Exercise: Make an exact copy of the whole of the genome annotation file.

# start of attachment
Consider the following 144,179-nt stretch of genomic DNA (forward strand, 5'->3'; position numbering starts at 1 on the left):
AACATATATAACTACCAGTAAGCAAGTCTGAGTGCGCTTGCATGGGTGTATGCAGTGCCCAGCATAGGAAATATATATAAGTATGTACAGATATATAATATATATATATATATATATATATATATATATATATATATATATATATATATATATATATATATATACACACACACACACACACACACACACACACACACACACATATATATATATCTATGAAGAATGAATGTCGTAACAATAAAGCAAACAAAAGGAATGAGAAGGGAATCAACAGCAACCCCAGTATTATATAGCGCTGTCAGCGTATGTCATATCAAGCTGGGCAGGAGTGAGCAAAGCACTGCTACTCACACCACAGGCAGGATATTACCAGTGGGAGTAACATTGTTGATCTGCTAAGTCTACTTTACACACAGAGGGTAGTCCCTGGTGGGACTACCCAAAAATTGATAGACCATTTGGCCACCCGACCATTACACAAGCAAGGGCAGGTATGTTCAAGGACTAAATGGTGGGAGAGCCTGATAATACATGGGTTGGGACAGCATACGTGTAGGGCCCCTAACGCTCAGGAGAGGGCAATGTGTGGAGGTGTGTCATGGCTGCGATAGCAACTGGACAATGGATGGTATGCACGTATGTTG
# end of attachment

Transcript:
Consider the following 144,179-nt stretch of genomic DNA (forward strand, 5'->3'; position numbering starts at 1 on the left):
AACATATATAACTACCAGTAAGCAAGTCTGAGTGCGCTTGCATGGGTGTATGCAGTGCCCAGCATAGGAAATATATATAAGTATGTACAGATATATAATATATATATATATATATATATATATATATATATATATATATATATATATATATATATATATATATACACACACACACACACACACACACACACACACACACACATATATATATATCTATGAAGAATGAATGTCGTAACAATAAAGCAAACAAAAGGAATGAGAAGGGAATCAACAGCAACCCCAGTATTATATAGCGCTGTCAGCGTATGTCATATCAAGCTGGGCAGGAGTGAGCAAAGCACTGCTACTCACACCACAGGCAGGATATTACCAGTGGGAGTAACATTGTTGATCTGCTAAGTCTACTTTACACACAGAGGGTAGTCCCTGGTGGGACTACCCAAAAATTGATAGACCATTTGGCCACCCGACCATTACACAAGCAAGGGCAGGTATGTTCAAGGACTAAATGGTGGGAGAGCCTGATAATACATGGGTTGGGACAGCATACGTGTAGGGCCCCTAACGCTCAGGAGAGGGCAATGTGTGGAGGTGTGTCATGGCTGCGATAGCAACTGGACAATGGATGGTATGCACGTATGTTG